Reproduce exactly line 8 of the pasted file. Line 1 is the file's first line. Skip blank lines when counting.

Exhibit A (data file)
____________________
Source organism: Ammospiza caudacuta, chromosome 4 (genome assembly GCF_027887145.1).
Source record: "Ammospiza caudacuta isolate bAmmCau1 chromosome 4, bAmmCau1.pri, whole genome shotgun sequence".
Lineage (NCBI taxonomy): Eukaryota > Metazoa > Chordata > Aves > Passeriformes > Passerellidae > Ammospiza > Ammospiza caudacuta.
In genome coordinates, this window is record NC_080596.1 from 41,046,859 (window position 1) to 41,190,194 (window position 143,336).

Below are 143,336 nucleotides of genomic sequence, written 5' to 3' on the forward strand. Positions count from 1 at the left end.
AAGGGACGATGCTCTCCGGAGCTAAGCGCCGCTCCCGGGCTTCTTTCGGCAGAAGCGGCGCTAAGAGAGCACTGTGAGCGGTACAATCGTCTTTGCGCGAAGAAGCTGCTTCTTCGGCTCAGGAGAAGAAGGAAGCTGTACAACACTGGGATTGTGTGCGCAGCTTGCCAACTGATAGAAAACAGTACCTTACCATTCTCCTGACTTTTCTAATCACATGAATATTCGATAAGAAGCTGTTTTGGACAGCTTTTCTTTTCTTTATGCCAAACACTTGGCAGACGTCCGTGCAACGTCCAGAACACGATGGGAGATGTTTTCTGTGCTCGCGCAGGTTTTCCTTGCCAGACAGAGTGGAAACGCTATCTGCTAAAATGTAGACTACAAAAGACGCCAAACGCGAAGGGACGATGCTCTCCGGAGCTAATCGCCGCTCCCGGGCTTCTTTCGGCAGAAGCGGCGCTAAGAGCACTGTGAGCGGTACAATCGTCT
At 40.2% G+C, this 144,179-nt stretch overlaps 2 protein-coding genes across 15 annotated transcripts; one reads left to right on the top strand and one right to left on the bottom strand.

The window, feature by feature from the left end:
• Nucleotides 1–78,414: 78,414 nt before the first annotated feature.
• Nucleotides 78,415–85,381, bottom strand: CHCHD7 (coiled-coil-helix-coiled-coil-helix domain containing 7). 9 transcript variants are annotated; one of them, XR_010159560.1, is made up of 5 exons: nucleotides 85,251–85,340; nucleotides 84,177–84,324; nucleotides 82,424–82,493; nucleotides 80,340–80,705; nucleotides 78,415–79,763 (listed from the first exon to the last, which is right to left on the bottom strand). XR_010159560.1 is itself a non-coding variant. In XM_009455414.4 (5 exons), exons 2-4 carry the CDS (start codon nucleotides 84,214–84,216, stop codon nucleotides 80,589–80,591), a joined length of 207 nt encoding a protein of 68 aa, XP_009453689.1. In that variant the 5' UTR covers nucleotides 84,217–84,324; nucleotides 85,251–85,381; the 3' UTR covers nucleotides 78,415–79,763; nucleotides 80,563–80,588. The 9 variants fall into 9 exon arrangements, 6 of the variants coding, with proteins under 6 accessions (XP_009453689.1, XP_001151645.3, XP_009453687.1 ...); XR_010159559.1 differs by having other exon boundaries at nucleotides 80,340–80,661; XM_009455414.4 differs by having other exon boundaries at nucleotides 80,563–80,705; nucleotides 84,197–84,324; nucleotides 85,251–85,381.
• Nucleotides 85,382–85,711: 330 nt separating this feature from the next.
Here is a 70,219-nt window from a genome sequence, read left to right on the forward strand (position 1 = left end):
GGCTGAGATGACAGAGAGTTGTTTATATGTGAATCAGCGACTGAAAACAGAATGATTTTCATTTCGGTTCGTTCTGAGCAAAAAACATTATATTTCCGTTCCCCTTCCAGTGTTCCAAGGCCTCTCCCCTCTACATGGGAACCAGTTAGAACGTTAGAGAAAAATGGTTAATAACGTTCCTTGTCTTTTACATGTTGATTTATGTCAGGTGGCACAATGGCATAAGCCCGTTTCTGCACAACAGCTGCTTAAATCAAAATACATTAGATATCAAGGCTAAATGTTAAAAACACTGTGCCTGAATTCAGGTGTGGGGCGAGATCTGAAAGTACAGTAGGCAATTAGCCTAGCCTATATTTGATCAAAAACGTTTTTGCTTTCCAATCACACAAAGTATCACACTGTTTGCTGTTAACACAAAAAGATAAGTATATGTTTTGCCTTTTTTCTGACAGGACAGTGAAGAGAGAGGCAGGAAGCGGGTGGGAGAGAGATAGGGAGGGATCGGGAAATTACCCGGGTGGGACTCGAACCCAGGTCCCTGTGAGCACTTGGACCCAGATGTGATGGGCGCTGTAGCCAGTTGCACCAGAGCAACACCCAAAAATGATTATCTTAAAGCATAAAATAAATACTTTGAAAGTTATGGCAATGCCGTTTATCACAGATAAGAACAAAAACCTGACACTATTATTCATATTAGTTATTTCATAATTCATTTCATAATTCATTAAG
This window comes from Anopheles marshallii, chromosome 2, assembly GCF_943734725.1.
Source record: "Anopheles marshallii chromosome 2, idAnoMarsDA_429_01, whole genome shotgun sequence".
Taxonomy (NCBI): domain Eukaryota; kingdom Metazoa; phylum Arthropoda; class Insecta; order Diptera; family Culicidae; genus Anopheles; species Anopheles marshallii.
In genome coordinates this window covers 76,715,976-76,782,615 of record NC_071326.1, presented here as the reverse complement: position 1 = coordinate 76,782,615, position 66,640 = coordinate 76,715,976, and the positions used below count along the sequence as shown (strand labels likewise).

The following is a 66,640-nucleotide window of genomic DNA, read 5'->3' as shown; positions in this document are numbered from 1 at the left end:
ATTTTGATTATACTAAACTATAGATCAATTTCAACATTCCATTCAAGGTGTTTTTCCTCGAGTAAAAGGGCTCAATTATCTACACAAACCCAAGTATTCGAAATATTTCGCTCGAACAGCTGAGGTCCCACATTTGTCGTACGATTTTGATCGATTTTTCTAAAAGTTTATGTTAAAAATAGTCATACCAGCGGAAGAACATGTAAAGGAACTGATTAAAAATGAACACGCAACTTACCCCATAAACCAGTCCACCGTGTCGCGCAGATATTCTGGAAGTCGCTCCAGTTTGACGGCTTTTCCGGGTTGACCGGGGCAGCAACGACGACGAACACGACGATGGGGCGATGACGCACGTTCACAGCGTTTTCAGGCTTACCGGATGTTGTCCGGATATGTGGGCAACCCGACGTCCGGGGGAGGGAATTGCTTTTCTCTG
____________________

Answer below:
The window, feature by feature from the left end: